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Kennedy Family Biographer Laurence Leamer

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  • Sunday, July 18, 1999

    Laurence Leamer, who chronicled the Kennedy women in his 1994 book, "The Kennedy Women: The Saga of an American Family," and is working on a new project about the Kennedy men, was live online to talk about the Kennedy family and its legacy on Sunday, July 18. The transcript follows: Good afternoon, Mr. Leamer, and thank you for joining us. Can you talk a little bit about John F. Kennedy Jr.'s role within the Kennedy family and his part in the fascination that Americans have with this family? Do you think his personal legacy will be able to stand by itself, or will he always be part of that Kennedy mystique?

    Laurence Leamer: The ultimate tragedy of the Kennedy family, to my mind, is that we're always talking about lives of promise. We're always talking about people who died too young, and who could have done more in their lives, and who knows what kind of effect they could have had on America?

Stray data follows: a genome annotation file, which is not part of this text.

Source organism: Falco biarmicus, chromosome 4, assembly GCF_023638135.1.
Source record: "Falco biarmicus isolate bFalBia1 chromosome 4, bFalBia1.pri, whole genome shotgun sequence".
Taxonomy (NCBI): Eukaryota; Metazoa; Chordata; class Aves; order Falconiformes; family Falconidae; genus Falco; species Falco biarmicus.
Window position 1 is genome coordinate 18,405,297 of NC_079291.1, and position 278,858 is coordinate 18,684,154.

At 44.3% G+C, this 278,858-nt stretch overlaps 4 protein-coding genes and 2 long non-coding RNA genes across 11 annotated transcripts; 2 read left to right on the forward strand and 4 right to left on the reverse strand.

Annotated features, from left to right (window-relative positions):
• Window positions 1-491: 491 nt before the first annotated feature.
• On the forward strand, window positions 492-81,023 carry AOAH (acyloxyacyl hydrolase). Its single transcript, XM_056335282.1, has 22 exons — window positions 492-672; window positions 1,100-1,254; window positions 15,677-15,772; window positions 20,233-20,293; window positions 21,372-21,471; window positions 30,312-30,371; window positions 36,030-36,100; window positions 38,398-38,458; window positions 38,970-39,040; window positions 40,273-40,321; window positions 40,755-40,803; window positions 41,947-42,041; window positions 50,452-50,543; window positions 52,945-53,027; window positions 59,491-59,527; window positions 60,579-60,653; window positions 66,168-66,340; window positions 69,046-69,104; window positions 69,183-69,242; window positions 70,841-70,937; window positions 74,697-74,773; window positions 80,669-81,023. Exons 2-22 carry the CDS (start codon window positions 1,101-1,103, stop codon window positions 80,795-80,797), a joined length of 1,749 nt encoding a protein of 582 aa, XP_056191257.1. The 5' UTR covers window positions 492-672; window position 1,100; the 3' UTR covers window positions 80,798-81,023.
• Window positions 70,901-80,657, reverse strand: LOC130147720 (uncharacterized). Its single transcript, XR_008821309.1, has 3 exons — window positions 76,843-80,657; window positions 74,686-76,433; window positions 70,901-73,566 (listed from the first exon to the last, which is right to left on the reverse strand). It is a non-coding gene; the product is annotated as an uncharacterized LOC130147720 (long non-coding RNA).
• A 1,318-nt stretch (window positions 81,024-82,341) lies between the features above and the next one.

Look at President Kennedy – would have there been such a massive involvement in Vietnam? Robert Kennedy – could he have helped heal the terrible divisions of the 60s? And JFK Jr. – he really had just come together as a person. He understood the mesh of politics and popular culture in a way that most Washington insiders did not. He had the considerable courage to be the editor of a political magazine that many political journalists laughed at. He could have had some "serious quarterly" or something, but that's not what he did.